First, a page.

DOODLES WEAVER - AUTOGRAPH NOTE SIGNED CO-SIGNED BY: GEORGE JAY, REX ALLEN - HFSID 26233
Sale Price $315.00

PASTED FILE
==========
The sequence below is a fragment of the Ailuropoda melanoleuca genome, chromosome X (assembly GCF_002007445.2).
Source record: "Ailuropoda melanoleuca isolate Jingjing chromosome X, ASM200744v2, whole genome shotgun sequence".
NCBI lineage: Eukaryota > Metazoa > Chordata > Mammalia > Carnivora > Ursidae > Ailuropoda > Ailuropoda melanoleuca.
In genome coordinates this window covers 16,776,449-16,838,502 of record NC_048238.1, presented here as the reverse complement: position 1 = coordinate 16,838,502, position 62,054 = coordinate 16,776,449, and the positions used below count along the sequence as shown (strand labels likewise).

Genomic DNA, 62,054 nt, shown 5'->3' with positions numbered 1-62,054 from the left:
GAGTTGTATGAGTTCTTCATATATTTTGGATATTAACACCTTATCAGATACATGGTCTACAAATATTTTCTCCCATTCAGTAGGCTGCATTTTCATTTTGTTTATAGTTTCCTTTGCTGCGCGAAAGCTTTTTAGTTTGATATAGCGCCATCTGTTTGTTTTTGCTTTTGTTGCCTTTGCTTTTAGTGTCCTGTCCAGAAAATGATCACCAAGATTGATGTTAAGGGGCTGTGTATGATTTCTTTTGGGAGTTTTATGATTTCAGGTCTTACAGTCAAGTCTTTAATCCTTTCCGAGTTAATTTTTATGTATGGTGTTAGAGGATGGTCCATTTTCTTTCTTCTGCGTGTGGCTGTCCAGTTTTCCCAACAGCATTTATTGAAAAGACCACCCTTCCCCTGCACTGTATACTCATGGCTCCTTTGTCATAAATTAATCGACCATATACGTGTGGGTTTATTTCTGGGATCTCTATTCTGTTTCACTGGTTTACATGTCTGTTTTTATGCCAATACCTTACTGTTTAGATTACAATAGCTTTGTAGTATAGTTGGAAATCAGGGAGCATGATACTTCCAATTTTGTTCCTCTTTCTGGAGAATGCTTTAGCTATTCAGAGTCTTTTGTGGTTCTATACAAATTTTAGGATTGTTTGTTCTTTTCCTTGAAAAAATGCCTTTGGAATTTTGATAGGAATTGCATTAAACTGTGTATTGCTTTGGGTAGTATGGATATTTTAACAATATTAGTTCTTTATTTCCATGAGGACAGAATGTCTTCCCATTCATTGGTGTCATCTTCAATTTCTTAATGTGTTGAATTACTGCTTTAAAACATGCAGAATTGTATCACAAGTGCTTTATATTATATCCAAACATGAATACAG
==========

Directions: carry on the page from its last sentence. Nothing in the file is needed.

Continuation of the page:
DOODLES WEAVER, REX ALLEN and GEORGE JAYAlbum leaf signed by all three entertainment figures. Weaver includes a self-caricature of himself as "(Prof Feetlebaum)" Autograph Note signed: "Best luck to George S-/See you in the Spring/Sincerely/Doodles Weaver", 7¾x10 album leaf. Weaver, who has signed at lower half of sheet, has drawn an arrow to a self-caricature that he has labeled "(Prof Feetlebaum)". Magazine photo, b/w with sepia hue, ¾x¾ affixed at lower margin. Also inscribed and signed at upper portion of sheet: "George Sanders-/Thanx (sic) for your great/visit with me on 'Show People's Show'/Much luck./George Jay". Magazine photo, b/w, 1¼x1¼, affixed at left margin. Signed on verso: "'Thanks George'/You have been swell to me-/Rex Allen/1949". Magazine photo, b/w, ¾x1 affixed at mid-right margin. Born Winstead Sheffield Weaver, DOODLES WEAVER (1912-1983) was a wacky comic actor and a featured performer with Spike Jones's hilarious band, The City Slickers. One of his classic routines was his mile-a-minute parody of an overly excited sports announcer calling a horse race. Weaver has pictured himself as the character, who shouts "Feetlebaum" out of the blue, in this drawing. A popular radio and television star in the 1940s and 1950's, Weaver also appeared in a number of feature films, including Topper (1937), Kitty Foyle and Li'l Abner (both 1940), This is the Army (1943), The Ladies' Man (1961), Pocketful of Miracles and The Errand Boy (all 1961), It's A Mad, Mad, Mad, Mad World, The Birds, The Nutty Professor and Tammy and the Doctor (all 1963), The Rounders (1965), Won Ton Ton, The Dog Who Saved Hollywood (1976) and Earthbound (1981). Weaver, who committed suicide in 1983, was the uncle of actress Sigourney Weaver. REX ALLEN (1920-1999) was one of the last of the singing cowboys, but got his start in music, not acting. He began playing fiddle when he was 11 years old; he also had a short-lived career in rodeo, which ended after he was injured by a bull. Allen returned to music and became a popular singer on National Barn Dance on Chicago's WLS radio station. He released his first album in 1949, the same year that he appeared in his first movie, Republic's The Arizona Cowboy. Originally considered a possible replacement for Roy Rogers, Allen went on to appear in over 30 movies and TV shows between 1949 and 1986, including Republic's TV series Frontier Doctor (1958-1959). He appeared in 12 movies with Slim Pickens in the 1950s (as well as an episode of Frontier Doctor). Audiences from the 1960s on may be more familiar with Allen's voice though: He narrated a number of Disney films including The Legend of Lobo (1962), The Incredible Journey (1963) and Charlie the Lonesome Cougar (1967), as well as narrating the 1973 Hanna-Barbera adaptation of Charlotte's Web. Allen continued recording into the 1970s and scored a hit in 1962 with Don't Go Near the Indians, which peaked at No. 4 on the country charts and No. 17 on the Billboard Hot 100.GEORGE JAY(b. 1917) ran a radio interview show in the 1940s and 1950s. He left broadcasting to form a talent agency specializing in voiceovers. Chipped at right edge. Writing on front shows through on verso, touches "Allen". Otherwise, fine condition.
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